Farce by Brianna Richardson

It still hurt. That little word on the lab slip. It was the second time I’d seen it. The first had felt like a punch to the gut. Miscarriage.

On Thursday, July 4th, after returning home from the parade, I took a pregnancy test. KJ gave me the biggest hug; Kris was speechless. We spent the day telling our families. Friday was hectic. We were moving from our little apartment to our first house. My legs were aching. I had periods of lightheadedness. When the spotting began I couldn’t shake the feeling in my gut that something was wrong.

Saturday, the cramps began just before lunch, and the bleeding increased. Following my instincts, I called a good friend who offered to accompany me to the emergency room. Hours later, the doctor shook his head at me. “I’m sorry, young lady. It’s too early to tell what exactly is happening. All I can tell is that you’re pregnant.”

Erring on the side of caution, the doctor ordered bed rest. Later that night, I discovered several clots. My heart sank as the vague apprehension I’d experienced all day crashed with reality. In my heart, I knew: there was something terribly wrong. I dropped to my knees and recited the only thing that came to mind. “I will praise You in this storm.” I chanted the chorus like a litany until I felt strong enough to stand.

Monday morning arrived. With Kris holding my hand, my doctor performed another ultrasound. After some time, she shut down the machine. “I’m not seeing a fetus. I’m ready to diagnose a miscarriage.” It was the one word I didn’t want to hear. She sat with me and patiently, kindly, explained that it wasn’t my fault, and being so early in the pregnancy, there was nothing I could’ve done to prevent it. She left us alone. Kris prayed, but the only sound I could hear was my heart throbbing in my ears. We went home to break the news to my mom, who held me tight as I fell apart. No words.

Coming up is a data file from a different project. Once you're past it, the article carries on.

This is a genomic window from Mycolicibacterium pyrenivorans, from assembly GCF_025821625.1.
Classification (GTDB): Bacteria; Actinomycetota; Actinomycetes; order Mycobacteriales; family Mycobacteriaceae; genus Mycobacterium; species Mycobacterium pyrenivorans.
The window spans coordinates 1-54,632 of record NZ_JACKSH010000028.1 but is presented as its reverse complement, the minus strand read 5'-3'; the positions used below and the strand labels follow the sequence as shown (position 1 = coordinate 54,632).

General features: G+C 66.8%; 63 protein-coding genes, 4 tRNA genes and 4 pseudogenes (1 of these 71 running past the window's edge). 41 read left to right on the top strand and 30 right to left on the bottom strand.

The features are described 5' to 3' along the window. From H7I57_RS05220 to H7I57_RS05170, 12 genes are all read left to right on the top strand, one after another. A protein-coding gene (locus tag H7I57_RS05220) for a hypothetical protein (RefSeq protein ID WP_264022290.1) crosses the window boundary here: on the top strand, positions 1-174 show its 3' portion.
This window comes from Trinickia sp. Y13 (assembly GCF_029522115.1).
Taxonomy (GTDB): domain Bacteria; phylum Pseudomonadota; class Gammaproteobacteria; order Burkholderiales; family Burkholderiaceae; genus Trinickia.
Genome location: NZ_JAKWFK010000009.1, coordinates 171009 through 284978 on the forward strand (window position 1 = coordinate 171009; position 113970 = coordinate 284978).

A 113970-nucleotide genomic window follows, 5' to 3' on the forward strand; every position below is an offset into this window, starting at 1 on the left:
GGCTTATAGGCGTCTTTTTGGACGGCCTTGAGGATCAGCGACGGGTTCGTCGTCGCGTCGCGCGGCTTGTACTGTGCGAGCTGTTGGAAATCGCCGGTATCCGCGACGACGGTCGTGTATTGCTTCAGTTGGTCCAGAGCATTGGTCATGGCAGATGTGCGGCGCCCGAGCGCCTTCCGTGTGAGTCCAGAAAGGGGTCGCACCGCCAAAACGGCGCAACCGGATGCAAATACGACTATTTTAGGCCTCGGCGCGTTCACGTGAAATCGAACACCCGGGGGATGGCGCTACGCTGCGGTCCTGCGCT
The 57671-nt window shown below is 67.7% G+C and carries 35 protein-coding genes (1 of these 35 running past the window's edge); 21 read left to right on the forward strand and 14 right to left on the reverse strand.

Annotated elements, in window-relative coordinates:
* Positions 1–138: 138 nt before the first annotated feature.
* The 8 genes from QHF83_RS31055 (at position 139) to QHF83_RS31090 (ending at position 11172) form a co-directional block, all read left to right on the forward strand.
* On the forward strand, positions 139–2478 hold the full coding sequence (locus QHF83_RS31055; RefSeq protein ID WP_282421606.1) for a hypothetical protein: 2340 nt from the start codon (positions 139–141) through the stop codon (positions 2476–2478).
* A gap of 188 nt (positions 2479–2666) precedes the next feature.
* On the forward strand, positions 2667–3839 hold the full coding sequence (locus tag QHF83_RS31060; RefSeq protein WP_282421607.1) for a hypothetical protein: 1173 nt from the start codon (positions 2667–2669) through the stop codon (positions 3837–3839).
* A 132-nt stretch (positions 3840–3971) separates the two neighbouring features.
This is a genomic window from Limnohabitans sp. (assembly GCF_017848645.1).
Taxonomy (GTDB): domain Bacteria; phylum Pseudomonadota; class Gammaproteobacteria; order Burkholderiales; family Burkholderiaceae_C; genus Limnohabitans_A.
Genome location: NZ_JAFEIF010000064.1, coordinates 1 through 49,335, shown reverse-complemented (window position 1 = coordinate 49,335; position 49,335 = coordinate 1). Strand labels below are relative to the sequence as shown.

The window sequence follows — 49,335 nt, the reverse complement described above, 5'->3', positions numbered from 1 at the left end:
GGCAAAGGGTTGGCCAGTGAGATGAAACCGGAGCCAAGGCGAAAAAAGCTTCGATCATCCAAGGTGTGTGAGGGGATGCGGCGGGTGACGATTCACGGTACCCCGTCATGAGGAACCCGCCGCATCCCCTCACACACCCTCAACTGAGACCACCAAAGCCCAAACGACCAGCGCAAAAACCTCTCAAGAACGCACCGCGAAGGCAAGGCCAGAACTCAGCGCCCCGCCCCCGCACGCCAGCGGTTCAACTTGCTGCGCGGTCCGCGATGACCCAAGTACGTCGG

Later that afternoon, my doctor called. We were waiting for lab results to confirm a miscarriage. Instead, the hormones had increased, but not to the levels desired for a healthy pregnancy. Not a miscarriage. An ectopic pregnancy. One of my absolute worst fears. Once again I was ordered to rest until my next appointment, when I would receive another ultrasound.

My baby brother had been mistaken for an ectopic pregnancy. Two separate exams couldn’t locate him. The second doctor advised my mother to terminate the pregnancy. My parents declined. Two weeks later, another doctor examined her. Finally, my brother was right where he was supposed to be. If my case was the same as my mom’s, my baby might just be taking its time. If it was a genuine ectopic pregnancy, the longer I waited, the more I would be in danger. Either choice could end in heartbreak.

The day of the ultrasound, a week to the day I took the test, I sat in the uncomfortable chair and gripped Kris’s hand. Something flashed on the screen and my throat tightened. What I saw was not a baby. The technician finished. She returned, with the doctor, who greeted me and sat down. “Ma’am, what we’re looking at is not an ectopic pregnancy, it’s a molar pregnancy.”